Bees for Development trainee Beekeeper Extension Agents Clara, Rejoice and Florence are acting as positive role models for women who want to gain independence and get their beekeeping ventures off the ground. They are helping disadvantaged women in rural homesteads to gain independence becoming self-sufficient, empowered beekeepers – you can read more here in their latest blog They need motorbikes so that they can more quickly and regularly reach the beekeepers they are supporting.  Lightweight, economic and rugged, the motorbikes are a lifeline for the team, enabling access to very remote areas. These bikes are essential for reaching and transforming the lives of the poorest people through beekeeping. Please help Bees for Development raise £10,000 to buy motorbikes for the Queens of Bees


Motorbikes for the Queens of Bees


Bees for Development


Bees for Development

This year, 2023, has witnessed the horrific impact of fire in the Mediterranean, Canada and USA, made worse undoubtedly by climate change. In many communities in sub-Saharan Africa beekeepers are un-acknowledged leaders and activists in the fight against bush fire and this is true in Zimbabwe where Bees for Development are working with their partner organisation to engage with local beekeeping communities, to build fire breaks around their apiaries and in the forest. Bees for Development colleague and partner Dr Robert Mtisi and his team are delivering fire awareness programmes, educating people living in and close to forest areas to use beekeeping as a tool to reduce forest fires. Image featured shows the paths created by the team to create a firebreak. To learn more about the work Bees for Development are doing please click here and for information about the organisation www.beesfordevelopment.org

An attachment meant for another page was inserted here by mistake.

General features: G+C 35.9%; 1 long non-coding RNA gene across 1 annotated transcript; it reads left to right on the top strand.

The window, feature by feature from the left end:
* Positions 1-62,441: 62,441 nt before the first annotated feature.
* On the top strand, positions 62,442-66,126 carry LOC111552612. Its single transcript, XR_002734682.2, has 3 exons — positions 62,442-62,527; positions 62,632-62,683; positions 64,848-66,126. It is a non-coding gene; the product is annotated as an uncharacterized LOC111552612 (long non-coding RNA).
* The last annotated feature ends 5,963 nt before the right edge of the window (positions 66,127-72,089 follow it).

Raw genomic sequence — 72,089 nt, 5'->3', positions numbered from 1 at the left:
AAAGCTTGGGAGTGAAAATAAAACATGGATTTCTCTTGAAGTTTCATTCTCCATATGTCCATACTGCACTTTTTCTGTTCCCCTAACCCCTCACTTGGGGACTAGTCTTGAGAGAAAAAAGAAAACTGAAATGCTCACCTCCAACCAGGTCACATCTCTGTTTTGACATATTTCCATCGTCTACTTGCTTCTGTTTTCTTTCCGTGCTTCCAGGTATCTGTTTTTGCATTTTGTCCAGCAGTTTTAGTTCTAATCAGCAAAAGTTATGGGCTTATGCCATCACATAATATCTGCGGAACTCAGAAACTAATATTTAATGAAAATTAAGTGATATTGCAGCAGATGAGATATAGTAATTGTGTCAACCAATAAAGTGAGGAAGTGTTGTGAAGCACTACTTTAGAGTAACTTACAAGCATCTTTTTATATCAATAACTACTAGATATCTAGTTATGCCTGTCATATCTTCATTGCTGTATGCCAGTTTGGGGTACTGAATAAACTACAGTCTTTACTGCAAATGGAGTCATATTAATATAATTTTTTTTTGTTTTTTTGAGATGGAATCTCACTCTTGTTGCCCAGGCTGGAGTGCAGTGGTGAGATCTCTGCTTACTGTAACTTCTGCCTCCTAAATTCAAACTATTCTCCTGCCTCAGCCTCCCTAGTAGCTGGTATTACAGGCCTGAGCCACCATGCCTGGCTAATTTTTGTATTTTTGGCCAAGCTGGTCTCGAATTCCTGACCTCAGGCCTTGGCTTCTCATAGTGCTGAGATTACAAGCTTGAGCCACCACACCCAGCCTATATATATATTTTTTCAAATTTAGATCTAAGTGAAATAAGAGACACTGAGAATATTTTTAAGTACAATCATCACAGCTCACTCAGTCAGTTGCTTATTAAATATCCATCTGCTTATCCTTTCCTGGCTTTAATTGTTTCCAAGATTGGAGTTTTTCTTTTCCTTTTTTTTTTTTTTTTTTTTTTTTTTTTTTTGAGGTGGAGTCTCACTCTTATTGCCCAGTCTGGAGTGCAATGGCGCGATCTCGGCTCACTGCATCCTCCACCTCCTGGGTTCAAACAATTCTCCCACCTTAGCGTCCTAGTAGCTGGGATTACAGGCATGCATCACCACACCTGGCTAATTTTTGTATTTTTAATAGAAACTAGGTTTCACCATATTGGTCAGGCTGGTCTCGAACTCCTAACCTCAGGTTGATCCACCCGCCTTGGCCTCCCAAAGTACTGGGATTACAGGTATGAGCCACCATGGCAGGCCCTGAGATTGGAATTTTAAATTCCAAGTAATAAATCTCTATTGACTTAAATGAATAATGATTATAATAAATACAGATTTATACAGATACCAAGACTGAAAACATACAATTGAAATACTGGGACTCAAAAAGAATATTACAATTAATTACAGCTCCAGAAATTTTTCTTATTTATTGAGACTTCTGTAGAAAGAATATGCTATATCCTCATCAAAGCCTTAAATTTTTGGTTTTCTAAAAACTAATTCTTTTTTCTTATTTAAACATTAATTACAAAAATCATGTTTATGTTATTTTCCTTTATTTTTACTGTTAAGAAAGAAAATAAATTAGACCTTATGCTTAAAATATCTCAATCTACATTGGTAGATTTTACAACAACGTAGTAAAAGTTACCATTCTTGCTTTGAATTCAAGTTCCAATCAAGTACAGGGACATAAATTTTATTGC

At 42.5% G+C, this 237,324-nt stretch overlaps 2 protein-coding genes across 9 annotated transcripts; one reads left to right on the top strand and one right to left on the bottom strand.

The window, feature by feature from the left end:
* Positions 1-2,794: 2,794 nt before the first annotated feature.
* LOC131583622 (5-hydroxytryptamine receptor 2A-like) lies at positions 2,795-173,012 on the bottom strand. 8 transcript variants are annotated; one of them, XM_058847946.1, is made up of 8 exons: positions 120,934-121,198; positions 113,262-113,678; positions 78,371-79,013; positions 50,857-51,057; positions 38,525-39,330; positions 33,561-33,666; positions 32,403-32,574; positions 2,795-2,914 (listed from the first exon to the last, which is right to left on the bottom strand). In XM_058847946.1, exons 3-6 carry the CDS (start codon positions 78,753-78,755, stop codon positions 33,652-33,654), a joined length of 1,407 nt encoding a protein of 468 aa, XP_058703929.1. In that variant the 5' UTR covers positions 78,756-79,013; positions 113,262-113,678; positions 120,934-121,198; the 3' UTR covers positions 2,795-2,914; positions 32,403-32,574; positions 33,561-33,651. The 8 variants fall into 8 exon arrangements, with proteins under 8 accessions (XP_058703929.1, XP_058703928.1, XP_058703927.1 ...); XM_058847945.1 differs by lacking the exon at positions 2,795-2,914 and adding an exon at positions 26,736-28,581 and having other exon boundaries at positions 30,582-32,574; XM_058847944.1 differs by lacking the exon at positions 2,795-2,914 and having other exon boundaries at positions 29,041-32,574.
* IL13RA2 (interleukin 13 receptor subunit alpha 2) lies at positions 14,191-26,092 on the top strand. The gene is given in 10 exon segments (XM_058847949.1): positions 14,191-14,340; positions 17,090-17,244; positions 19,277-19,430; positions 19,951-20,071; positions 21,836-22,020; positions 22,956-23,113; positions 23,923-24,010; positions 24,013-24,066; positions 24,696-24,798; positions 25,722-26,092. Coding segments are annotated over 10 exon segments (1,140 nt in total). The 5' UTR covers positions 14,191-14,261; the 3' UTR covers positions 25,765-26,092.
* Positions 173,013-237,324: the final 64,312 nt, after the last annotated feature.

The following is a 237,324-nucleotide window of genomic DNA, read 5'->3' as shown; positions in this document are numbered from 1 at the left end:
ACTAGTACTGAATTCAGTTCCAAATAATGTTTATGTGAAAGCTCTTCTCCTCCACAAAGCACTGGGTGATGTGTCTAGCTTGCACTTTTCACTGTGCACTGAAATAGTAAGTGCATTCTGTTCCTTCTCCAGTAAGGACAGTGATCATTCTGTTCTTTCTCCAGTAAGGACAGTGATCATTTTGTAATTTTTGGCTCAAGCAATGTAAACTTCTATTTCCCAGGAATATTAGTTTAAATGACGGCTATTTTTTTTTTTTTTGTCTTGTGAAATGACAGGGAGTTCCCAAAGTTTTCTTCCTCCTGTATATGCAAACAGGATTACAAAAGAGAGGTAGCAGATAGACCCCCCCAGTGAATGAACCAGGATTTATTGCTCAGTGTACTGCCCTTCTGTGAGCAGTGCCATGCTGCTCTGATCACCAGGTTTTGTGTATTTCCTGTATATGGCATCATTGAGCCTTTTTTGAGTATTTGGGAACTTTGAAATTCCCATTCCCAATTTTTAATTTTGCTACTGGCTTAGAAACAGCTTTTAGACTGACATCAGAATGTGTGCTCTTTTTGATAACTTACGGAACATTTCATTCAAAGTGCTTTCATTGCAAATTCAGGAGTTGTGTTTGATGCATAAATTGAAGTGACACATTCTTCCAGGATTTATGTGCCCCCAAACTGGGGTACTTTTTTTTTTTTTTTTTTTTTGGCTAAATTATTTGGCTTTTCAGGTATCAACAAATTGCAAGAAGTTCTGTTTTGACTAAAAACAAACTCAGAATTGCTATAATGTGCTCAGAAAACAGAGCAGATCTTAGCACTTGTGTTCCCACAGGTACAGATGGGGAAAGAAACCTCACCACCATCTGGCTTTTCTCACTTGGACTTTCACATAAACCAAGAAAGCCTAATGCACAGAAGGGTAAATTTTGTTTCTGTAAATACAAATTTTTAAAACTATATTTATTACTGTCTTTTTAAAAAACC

Instagram – @beesfordevelopment

Facebook – @beesfordevelopment

Twitter – @BeesForDev

- Jenny Handley and the team at Bees for Development



Book Review

‘The Ethics of Beekeeping’

by John Whitaker


Published by Northern Bee Books, 2018

ISBN: 9781912271245

Paperback, 120 pages, £15



The Ethics of Beekeeping

This review taken from the Lune Valley Community Beekeepers Newsletter, June 2022

I recently, and entirely unintentionally, got involved in a group discussion about ethics. Things got complicated when one of the group started to use beekeeping as an example, especially as I was the only beekeeper present! His argument was that it was completely unethical to steal honey from bees and to keep bees for the purpose of stealing their honey was even worse! The counter argument was that God (Jewish, Christian, Islam) has given all creatures for the benefit of Mankind. Only Hinduism seems to regard human beings and animals as equal creatures upon earth.
I have often thought that some beekeeping practices, such as the clipping of queen bees’ wings were unethical but the more you think about ethics, the more complicated and clouded the situation seems to become.

One brave man, John M Whitaker, has made a bold attempt to sort things out for us. His recent book “The ethics of beekeeping” explores a diverse range of issues that face beekeepers and explores the various ethical perspectives on each. It is a fascinating but mildly disturbing read.

Thorne Upcoming Events

Saturday 16th September - Thorne of Stockbridge Sale Day


Saturday 23rd September - Thorne of Devon Sale Day


Saturday 7th October - Thorne Open and Sale Day at Lincolnshire Head Office & Factory


Thursday 26th - Saturday 28th October - National Honey Show - Sandown Park Racecourse, Esher, Surrey, KT10 9AJ


Sunday 29th October - Monday 13th November - Thorne Online Sale

O P E N I N G   H O U R S